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eBook A History of Roman Britain download

by Former Fellow of All Souls College Oxford and Emeritus Professor Peter Salway

eBook A History of Roman Britain download ISBN: 0192801384
Author: Former Fellow of All Souls College Oxford and Emeritus Professor Peter Salway
Publisher: Oxford Paperbacks; New Ed edition (May 31, 2001)
Language: English
Pages: 606
ePub: 1457 kb
Fb2: 1191 kb
Rating: 4.4
Other formats: lrf mbr lit txt
Category: History
Subcategory: Europe

Peter Salway is Emeritus Professor of the Open University, and currently acts as honourary chairman for the Oxford Archaelogical Unit . He is also author of the Oxford History of England vo. a Roman Britain(OUP, 1981).

Peter Salway is Emeritus Professor of the Open University, and currently acts as honourary chairman for the Oxford Archaelogical Unit, and as a member of council for the National Trust. Библиографические данные. The Oxford Illustrated History of Roman Britain History Reference Center Oxford Illustrated Histories Series. Peter Salway, Former Fellow of All Souls College Oxford and Emeritus Professor Peter Salway.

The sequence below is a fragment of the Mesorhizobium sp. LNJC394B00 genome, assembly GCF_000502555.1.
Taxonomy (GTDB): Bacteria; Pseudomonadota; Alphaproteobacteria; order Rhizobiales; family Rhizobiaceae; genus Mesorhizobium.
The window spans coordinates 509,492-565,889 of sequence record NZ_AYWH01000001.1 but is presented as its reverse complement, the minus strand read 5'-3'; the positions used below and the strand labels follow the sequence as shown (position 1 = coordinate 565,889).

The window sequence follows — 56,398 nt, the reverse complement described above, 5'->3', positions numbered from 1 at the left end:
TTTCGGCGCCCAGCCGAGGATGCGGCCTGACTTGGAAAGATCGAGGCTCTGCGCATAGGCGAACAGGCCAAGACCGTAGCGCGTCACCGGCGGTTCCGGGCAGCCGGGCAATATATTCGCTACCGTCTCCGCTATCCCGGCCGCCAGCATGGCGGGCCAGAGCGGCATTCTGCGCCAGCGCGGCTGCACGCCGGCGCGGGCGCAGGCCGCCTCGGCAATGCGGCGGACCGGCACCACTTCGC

Peter Salway, formerly a Fellow of Sidney Sussex College, Cambridge, and subsequently of All Souls College, Oxford, is an Emeritus Professor of. .Roman Britain (Vol. I of the Oxford History of England, hbk 1981, pbk 1984).

Peter Salway, formerly a Fellow of Sidney Sussex College, Cambridge, and subsequently of All Souls College, Oxford, is an Emeritus Professor of the Open University and Chairman of the Oxford Archaeological Unit. He was a contributor to . Morgan (e. : The Oxford Illustrated History of Great Britain (hbk 1984, pbk 1986), C. Haigh (e. : The Cambridge Historical Encyclopaedia of Great Britain and Ireland (CUP, 1985), and B. Ford (e. : The Cambridge Guide to the Arts in Britain (CUP, 1988).

Peter Salway, FSA (born 1932) is a British historian, who specialises in Roman Britain. He lectured at the universities of Durham, Cambridge, Bristol and Oxford, before becoming Professor of the History and Archaeology of Roman Britain at the Open University. From 1951 to 1958, Salway studied at Sidney Sussex College, Cambridge. He gained a Bachelor of Arts (BA) that was later promoted to Master of Arts (MA), and a Doctor of Philosophy (PhD).